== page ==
On the soccer field, Ryan Ozminkowski has established himself as a standout.
He is the goalkeeper for Lodi High School’s varsity boys soccer team.
He was named to the San Joaquin Athletic Association’s all-league team this past season.
Plus, he’s quite the track star. The 17-year-old is currently the team captain and holds a litany of season records.
But away from sports, he’s making a name for himself with the fluency of his words.
In February, Ozminkowski won first place in the Student Speakers Contest for the Lions Club Lodi chapter for a speech on why community service matters.
After winning at the club level, he is now moving up in the competition. The six-round contest concludes with the Multiple District Four Contest on June 7 in Rosemead, where the winner will take home $21,000 in scholarships.
While playing sports is rewarding in its own way, there’s nothing quite like the heady challenge of constructing an award-winning speech, says Ozminkowski.
“I kind of value intellectual winning over athletic stuff,” he said. “You’re thinking a lot.”
Speech tops sports
The Lodi resident was born in Ohio, but moved to Lodi with his family (Pam and Rich Ozminkowski, and sister Katie, 19) as an infant. Ozminkowski has a longer resume playing sports than speaking in front of an audience. He started playing soccer when he was 10 and running track his freshman year. Delivering speeches wouldn’t come until his sophomore year.
Still, his interest in public speaking can be traced back as far as the 6th grade. As a student in Mr. George Raybe’s class at Elkhorn School, he dressed up as Dionysus, the Greek god of agriculture and wine, to deliver speeches for fundraisers.
“That was really the pivotal moment that I realized that I liked public speaking. (Mr. Raybe) just gave me so many opportunities to do it,” he said.
In his more youthful days, Pam Ozminkowski recalls, mustering courage in front of large audiences was never an issue.
“He’s always seemed very comfortable speaking in front of a crowd, even since junior high,” she said.
Fast-forward to his teenage years, and Ozminkowski has come to view public speaking as the best way to relay his ideas to audiences of all ages.
With his Lions Club speech, he wanted to send a clear message to the group’s older members: Not every student views community service as simply a means for padding their resumes.
“I could talk to people, older people, and enlighten them on today’s youth and give them an optimistic outlook,” he said.
But the Lions Club speech was special. Usually, Ozminkowski is competing as a member of Lodi High’s Speech and Debate Team.
Under the direction of English and speech teacher Cathryn Geyer, the 25-member club competes in numerous league tournaments, state and national qualifiers and invitationals throughout the school year.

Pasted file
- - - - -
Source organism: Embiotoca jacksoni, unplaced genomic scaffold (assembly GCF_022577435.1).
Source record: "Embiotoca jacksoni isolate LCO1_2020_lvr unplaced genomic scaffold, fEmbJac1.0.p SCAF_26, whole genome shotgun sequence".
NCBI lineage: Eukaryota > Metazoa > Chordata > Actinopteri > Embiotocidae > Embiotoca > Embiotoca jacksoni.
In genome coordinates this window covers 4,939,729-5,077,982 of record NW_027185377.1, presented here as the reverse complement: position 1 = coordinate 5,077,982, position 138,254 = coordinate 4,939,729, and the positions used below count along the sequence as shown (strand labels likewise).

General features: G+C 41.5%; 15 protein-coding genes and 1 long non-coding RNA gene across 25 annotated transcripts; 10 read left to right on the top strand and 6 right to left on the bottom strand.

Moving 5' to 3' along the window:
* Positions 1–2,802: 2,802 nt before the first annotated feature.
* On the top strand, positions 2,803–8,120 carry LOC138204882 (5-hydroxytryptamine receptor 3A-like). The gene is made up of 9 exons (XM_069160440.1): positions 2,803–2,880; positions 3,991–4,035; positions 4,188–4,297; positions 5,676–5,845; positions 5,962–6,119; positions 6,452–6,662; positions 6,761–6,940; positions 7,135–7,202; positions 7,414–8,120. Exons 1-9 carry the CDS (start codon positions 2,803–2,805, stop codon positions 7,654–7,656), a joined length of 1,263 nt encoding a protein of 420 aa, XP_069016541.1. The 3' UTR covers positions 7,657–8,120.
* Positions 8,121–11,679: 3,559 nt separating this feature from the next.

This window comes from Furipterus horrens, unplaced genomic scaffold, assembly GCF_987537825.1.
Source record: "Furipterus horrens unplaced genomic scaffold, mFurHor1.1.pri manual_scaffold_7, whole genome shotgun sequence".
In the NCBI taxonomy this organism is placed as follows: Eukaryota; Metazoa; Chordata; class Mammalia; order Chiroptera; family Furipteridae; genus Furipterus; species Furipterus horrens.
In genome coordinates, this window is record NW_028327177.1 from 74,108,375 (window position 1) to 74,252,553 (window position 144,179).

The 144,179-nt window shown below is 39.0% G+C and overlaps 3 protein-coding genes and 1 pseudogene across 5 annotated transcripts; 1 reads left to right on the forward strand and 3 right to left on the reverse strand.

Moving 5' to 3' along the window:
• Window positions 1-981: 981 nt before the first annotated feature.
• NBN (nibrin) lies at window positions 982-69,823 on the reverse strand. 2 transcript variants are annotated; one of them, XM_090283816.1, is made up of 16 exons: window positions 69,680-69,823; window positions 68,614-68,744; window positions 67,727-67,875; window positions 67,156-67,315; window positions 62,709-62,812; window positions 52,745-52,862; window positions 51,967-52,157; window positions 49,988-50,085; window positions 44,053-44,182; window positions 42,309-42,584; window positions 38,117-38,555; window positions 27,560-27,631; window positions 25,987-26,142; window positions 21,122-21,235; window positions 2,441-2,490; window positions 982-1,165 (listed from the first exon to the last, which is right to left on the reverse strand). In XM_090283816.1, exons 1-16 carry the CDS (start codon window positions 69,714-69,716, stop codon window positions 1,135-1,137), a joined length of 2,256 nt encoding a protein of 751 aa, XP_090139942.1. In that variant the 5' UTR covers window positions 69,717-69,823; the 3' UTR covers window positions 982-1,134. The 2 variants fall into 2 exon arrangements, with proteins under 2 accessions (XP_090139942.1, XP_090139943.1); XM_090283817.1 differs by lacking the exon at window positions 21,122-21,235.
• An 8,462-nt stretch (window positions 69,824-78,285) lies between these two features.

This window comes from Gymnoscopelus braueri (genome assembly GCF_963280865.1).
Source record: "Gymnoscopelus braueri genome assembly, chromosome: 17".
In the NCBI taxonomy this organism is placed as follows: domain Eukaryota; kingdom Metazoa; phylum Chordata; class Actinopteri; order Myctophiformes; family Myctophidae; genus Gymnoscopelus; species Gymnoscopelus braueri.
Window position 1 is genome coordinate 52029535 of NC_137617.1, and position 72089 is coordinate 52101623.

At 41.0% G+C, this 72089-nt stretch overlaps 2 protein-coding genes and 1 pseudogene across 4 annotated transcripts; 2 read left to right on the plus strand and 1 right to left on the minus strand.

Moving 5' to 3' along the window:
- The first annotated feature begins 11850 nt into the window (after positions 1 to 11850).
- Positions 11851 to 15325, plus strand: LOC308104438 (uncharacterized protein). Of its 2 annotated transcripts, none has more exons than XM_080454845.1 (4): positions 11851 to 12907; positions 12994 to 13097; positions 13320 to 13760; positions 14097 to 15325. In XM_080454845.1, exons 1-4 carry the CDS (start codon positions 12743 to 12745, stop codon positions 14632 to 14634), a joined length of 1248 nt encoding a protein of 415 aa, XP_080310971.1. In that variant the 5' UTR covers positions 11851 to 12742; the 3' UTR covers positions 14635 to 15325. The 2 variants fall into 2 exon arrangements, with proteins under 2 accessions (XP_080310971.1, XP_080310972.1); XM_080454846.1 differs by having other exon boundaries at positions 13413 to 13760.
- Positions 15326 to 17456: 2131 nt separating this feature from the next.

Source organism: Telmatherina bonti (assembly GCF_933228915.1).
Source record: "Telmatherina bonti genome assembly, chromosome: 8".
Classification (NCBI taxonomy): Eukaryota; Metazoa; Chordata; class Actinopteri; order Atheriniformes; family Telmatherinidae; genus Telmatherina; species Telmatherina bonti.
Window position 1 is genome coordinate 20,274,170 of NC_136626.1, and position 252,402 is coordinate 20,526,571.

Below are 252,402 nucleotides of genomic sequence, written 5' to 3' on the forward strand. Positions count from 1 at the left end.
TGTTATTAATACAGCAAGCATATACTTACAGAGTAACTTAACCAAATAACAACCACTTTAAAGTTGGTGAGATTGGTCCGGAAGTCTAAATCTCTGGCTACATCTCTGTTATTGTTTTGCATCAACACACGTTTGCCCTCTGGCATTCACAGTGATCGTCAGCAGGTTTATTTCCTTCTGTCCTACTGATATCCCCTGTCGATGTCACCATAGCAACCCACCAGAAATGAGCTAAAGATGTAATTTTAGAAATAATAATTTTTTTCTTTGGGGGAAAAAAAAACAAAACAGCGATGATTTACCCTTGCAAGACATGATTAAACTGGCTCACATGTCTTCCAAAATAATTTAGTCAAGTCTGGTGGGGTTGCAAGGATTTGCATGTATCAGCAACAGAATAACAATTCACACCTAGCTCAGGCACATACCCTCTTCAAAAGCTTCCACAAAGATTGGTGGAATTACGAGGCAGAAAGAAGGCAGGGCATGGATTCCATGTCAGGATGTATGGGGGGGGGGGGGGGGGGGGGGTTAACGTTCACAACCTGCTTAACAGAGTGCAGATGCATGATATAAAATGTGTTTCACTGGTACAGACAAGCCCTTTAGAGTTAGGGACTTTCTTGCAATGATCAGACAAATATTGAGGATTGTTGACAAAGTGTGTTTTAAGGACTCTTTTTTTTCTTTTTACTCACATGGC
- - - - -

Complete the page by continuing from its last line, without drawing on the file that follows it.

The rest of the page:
In February, the club traveled to Palo Alto for the Stanford National Invitational. The three-day event offers students from across the nation a chance to square off in a variety of different formats.
Casual orator to formidable competitor
For Ozminkowski, such events are an invitation to soak up the ideas of bright peers. Facing such talented orators has become the greatest challenge he’s faced as a public speaker.
“It’s a very academic atmosphere. You have the pleasure of listening to people and their ideas,” he says. “The invites especially have really good competition.”
But in his own right, Ozminkowski has grown both in confidence and the ability to explain complex subject matters, according to Geyer.
“He’s gotten progressively more capable of dealing with higher level concepts,” she said.
Ozminkowski likes to flex his oratorial muscles in several different events.
For example, there’s parliamentary debate, in which paired students have 20 minutes to whip up a for-or-against argument based on a topic given to them.
Out of the 184 teams in the category at the SNI, Ozminkowski and his partner, Joshua Baumbach, finished 32nd.
Another format is impromptu, which demands even greater nimbleness, as students must create a five-minute speech in two minutes.
Lastly, there’s the original oratory, a 10-minute speech that requires heavy research and practice in advance.
Each time he competes in the category, Ozminkowski delivers the same speech, tweaking it when necessary. This year, he’s speaking on the need for individuals to think for themselves.
Long before the competitions started, he was hard at work on his words. Last summer, he trimmed down a 30-page behemoth to a structured six pages.
In its current form, the speech combines humor from the British comedy group Monty Python and a powerful family anecdote to convey a serious point.
Usually, it takes Ozminkowski a day or two to have a speech down pat. But the brunt of his memorization happens during the writing stage.
“You’re writing it so much, so many of those sentences are ingrained in your brain,” he said.
A reshaped future
With his own speaking style still taking shape, outside influences have encouraged Ozminkowski to strive for a more conversational, less rehearsed tone.
Sir Ken Robinson, an English author, educator and creativity expert, has earned Ozminkowski’s respect for presenting substantive ideas in an entertaining fashion.
Late night TV hosts Jon Stewart and Stephen Colbert have also won him over with their witty humor and solid performances.
“I’m just so impressed with how they come up with that quality of show every night,” he said.
While another year of speech and debate lies ahead, the activity has already left its mark on Ozminowski’s long-term planning.
His career aspirations have slightly shifted from engineering and science to the fields of law and politics.
“I really have no idea which route I’ll go,” he said.
Whatever course he settles on, he’ll enjoy the full support of his family.
“I’m proud of him no matter what,” said Pam Ozminkowsky.